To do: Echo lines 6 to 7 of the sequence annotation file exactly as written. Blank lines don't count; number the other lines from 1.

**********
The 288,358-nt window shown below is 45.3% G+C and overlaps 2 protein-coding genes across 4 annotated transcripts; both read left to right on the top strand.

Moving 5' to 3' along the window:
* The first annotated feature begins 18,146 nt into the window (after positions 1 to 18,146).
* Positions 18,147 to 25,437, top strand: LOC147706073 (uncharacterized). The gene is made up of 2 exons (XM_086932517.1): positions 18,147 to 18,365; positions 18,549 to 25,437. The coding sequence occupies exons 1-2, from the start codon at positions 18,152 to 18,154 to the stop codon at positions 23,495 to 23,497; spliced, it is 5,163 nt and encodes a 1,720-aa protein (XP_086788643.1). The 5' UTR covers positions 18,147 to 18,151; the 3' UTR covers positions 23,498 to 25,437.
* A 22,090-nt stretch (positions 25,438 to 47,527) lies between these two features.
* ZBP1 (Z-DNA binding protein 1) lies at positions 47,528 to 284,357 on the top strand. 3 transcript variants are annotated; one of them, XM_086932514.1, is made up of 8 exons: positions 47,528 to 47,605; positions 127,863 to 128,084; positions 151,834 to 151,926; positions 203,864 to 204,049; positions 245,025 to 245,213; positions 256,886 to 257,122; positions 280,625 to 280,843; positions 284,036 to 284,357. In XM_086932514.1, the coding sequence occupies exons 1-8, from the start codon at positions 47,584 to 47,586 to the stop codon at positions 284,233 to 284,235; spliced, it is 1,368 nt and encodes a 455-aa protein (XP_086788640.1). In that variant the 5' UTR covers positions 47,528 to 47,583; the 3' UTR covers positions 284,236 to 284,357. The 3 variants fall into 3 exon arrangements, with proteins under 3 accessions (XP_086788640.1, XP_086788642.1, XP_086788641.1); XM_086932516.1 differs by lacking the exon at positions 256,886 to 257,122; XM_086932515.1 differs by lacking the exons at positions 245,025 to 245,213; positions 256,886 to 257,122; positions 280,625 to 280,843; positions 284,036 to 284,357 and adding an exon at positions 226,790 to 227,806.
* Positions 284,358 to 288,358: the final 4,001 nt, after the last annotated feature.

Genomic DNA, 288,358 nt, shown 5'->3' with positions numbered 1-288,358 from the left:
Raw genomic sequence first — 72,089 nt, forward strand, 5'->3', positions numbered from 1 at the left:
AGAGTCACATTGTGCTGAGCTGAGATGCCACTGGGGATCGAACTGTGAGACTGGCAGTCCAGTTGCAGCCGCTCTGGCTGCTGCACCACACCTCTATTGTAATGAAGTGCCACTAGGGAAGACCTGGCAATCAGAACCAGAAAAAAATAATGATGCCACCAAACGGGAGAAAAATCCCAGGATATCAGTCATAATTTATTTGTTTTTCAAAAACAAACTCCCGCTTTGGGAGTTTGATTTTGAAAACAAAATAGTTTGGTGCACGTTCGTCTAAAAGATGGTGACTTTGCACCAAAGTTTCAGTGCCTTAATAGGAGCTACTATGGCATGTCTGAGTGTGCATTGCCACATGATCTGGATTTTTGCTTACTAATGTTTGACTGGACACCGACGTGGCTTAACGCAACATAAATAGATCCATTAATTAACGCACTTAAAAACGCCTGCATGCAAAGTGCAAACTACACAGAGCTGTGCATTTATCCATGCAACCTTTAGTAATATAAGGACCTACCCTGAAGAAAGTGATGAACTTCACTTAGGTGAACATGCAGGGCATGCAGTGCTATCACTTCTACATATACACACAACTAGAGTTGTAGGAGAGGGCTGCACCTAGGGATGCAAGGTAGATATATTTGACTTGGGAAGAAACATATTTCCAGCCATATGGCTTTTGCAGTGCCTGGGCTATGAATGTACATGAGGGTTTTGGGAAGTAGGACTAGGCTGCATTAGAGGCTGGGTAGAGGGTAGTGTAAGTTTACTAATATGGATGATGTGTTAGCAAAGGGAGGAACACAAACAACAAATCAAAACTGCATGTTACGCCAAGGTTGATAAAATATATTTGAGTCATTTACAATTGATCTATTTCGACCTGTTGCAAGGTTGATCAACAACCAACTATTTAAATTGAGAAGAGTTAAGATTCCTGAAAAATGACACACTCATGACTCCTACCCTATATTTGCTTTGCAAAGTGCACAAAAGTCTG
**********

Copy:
* ZBP1 (Z-DNA binding protein 1) lies at positions 47,528 to 284,357 on the top strand. 3 transcript variants are annotated; one of them, XM_086932514.1, is made up of 8 exons: positions 47,528 to 47,605; positions 127,863 to 128,084; positions 151,834 to 151,926; positions 203,864 to 204,049; positions 245,025 to 245,213; positions 256,886 to 257,122; positions 280,625 to 280,843; positions 284,036 to 284,357. In XM_086932514.1, the coding sequence occupies exons 1-8, from the start codon at positions 47,584 to 47,586 to the stop codon at positions 284,233 to 284,235; spliced, it is 1,368 nt and encodes a 455-aa protein (XP_086788640.1). In that variant the 5' UTR covers positions 47,528 to 47,583; the 3' UTR covers positions 284,236 to 284,357. The 3 variants fall into 3 exon arrangements, with proteins under 3 accessions (XP_086788640.1, XP_086788642.1, XP_086788641.1); XM_086932516.1 differs by lacking the exon at positions 256,886 to 257,122; XM_086932515.1 differs by lacking the exons at positions 245,025 to 245,213; positions 256,886 to 257,122; positions 280,625 to 280,843; positions 284,036 to 284,357 and adding an exon at positions 226,790 to 227,806.
* Positions 284,358 to 288,358: the final 4,001 nt, after the last annotated feature.